Once upon a weekend: Belgian castles
Perhaps a weekend on par with a fairytale adventure is more your style. Belgium boasts one of the highest densities of castles per square kilometre in the world. Depending on how far you want to travel outside Brussels and in which region of the country you’d prefer to spend a weekend, discovering the castles hidden across Belgium provides an entirely customizable weekend getaway.
Only about a 20-minute drive outside of Brussels, the 15th century Beersel Castle provides a quick escape from the city and a brief return to the Middle Ages. Or travel to Bilzen, where the history of Alden Biesen is based on the history of the German Order of Knights Landcommanderij, dating back to the 11th century. The castle serves as both a historical site and a location for numerous festivals and events in Bilzen throughout the year. Nearly two hours outside of Brussels, Reinhardstein Château was built in 1354 by Renaud de Waimes after he was granted permission by Duke Wenceslas of Luxembourg to build on the site. The castle passed through the hands of numerous families over the centuries, before falling into disrepair and finally being restored in the late 1960s. Reinhardstein now houses period armour, weapons, tapestries and furniture. The Castle of Lavaux-Sainte-Anne and the Maredsous Abbey are just a couple more popular names out of the hundreds of other castles, citadels and manors in Belgium.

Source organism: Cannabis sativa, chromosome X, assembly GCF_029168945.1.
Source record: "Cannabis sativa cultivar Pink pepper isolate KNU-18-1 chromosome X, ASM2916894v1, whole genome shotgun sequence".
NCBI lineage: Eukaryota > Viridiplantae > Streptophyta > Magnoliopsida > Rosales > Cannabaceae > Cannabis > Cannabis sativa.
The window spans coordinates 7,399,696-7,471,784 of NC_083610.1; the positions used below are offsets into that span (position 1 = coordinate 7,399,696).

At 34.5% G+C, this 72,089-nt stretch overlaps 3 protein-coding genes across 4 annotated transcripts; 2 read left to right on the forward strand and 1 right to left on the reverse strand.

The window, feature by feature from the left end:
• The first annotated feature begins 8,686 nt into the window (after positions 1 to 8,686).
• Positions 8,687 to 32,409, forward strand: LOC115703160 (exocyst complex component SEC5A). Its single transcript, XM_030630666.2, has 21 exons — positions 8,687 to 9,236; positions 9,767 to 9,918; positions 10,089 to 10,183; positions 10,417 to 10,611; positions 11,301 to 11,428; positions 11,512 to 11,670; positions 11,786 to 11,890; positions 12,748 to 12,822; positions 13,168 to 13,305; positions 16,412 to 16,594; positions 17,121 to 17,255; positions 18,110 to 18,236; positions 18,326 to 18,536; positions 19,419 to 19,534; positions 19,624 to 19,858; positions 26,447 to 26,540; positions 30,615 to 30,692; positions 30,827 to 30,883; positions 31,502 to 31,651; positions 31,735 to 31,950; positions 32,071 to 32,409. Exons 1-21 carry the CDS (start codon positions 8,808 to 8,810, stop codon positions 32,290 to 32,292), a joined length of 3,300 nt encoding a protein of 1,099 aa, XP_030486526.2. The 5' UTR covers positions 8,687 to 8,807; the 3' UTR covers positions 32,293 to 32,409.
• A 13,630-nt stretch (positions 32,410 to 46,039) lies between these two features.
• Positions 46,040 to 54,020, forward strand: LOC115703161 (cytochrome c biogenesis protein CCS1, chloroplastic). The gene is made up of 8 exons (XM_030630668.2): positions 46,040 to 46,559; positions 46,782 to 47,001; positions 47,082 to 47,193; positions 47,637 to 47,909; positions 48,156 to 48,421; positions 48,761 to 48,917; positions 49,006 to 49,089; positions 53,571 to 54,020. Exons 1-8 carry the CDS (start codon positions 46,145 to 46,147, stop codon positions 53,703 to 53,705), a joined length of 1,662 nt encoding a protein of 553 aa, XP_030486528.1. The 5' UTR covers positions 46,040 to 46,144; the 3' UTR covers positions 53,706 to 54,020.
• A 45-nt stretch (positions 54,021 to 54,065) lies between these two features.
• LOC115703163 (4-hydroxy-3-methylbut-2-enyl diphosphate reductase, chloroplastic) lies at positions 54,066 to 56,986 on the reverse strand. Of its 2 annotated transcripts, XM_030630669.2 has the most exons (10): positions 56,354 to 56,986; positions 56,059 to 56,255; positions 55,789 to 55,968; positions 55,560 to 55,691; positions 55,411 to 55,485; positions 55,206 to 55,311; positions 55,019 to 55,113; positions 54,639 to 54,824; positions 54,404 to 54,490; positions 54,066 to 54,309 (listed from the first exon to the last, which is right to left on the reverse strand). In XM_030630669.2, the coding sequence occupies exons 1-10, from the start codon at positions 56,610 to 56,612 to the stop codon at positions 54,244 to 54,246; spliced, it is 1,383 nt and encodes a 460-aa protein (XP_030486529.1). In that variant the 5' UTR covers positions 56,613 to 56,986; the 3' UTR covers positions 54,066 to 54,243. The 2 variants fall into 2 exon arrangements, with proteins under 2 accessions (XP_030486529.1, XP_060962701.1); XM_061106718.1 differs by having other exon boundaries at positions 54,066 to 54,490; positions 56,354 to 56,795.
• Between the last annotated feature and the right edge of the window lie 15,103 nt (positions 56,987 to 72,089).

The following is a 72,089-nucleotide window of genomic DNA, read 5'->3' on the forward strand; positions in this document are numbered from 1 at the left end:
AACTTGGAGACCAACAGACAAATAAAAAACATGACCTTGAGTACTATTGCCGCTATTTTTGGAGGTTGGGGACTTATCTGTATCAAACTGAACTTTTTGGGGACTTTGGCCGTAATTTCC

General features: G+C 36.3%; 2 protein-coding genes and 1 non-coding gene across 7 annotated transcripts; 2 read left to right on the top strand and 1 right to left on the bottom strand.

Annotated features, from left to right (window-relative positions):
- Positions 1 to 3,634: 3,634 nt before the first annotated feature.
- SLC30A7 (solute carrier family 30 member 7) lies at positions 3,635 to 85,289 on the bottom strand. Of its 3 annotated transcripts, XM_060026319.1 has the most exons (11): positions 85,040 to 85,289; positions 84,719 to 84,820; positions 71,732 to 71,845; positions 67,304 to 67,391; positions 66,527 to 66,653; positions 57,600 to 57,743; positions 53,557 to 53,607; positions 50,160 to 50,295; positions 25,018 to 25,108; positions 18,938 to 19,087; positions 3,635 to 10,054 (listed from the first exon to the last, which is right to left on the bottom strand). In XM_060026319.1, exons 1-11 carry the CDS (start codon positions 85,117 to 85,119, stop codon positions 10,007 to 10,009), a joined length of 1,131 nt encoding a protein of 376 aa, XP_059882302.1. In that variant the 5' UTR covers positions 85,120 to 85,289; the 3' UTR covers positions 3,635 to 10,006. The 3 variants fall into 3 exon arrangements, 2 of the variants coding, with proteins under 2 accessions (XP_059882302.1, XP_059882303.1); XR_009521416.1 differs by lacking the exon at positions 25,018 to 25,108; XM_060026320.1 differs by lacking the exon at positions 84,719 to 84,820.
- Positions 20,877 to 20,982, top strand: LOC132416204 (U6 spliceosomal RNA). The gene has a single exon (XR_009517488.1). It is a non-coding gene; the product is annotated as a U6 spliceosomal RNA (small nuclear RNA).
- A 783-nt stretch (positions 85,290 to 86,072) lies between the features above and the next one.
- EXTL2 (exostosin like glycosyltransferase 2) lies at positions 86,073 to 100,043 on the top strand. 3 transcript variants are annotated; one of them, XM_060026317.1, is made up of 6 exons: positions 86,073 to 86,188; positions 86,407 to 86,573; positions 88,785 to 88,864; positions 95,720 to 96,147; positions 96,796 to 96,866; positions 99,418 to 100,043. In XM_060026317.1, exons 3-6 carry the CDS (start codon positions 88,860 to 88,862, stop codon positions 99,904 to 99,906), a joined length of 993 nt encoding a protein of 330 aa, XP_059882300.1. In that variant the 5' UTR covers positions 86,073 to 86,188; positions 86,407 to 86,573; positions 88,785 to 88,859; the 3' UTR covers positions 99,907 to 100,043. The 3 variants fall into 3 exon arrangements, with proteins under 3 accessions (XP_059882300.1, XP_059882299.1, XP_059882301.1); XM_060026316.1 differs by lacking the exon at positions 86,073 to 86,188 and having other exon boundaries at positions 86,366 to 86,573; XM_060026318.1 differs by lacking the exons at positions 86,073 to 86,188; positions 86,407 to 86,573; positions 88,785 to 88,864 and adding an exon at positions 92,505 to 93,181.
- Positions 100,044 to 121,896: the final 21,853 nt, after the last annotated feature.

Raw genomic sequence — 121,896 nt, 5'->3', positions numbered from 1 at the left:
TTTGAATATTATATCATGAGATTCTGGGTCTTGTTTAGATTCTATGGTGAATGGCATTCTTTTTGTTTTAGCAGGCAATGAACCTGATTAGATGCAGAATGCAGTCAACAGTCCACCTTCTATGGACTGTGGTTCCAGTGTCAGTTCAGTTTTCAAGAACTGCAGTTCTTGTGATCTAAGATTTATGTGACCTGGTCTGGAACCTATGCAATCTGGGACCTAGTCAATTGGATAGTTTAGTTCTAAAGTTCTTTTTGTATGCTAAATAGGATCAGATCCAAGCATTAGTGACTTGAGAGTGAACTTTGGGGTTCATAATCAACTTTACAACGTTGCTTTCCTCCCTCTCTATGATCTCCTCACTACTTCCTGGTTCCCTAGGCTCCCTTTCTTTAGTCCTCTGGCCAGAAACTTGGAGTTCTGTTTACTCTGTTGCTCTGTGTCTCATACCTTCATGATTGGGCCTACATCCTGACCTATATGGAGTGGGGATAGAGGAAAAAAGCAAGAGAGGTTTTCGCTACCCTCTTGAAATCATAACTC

Raise your glass: Belgian beer tours
It’s no secret that beer is a passion in Belgium and an important part of the culture. Brasserie du Bocq, located in Purnode in the province of Namur, was founded in 1858 by Martin Belot and remains in the Belot family today. At the World Beer Awards 2013, Brasserie du Bocq’s Saison 1858 won the World’s Best Bière de Garde/Saison. The brewery specializes in high-fermentation beers and offers guided tours of the facility followed by beer tastings.
Other breweries across the country offer similar opportunities to raise a glass to Belgium. The folks at BeerTourism.com, with the hope of showcasing Belgium’s extensive beer history to new audiences, have created an in-depth website that profiles cities, specific breweries and beer styles. From reds to Lambieks and from Nieuwpoort on the coast to Bouillon in the Belgian Ardennes, there are plenty of cities in which to spend a weekend exploring the country’s wide range of beer styles. Find a compilation of travel guides to Belgian cities, complete with tips on beer, food and travel accommodations, at belgium.beertourism.com.
For the adventurous spirit
If a weekend in the fresh air with plenty of physical activity is your idea of a break from reality, head to the Ardennes and try kayaking on the Amblève River with Coo Kayak (www.coo-adventure.com), explore the geological formations of the Abîme Cave (www.decouvertes.be) or take to the tree tops at Parc Chlorophylle, a “recreation forest” (www.parcchlorophylle.com). Other companies throughout the Ardennes region, such as Europ’Aventure (www.europaventure.be), and across the country offer packages and services to accommodate your adventurous spirit from horseback riding to paint ball to rock climbing.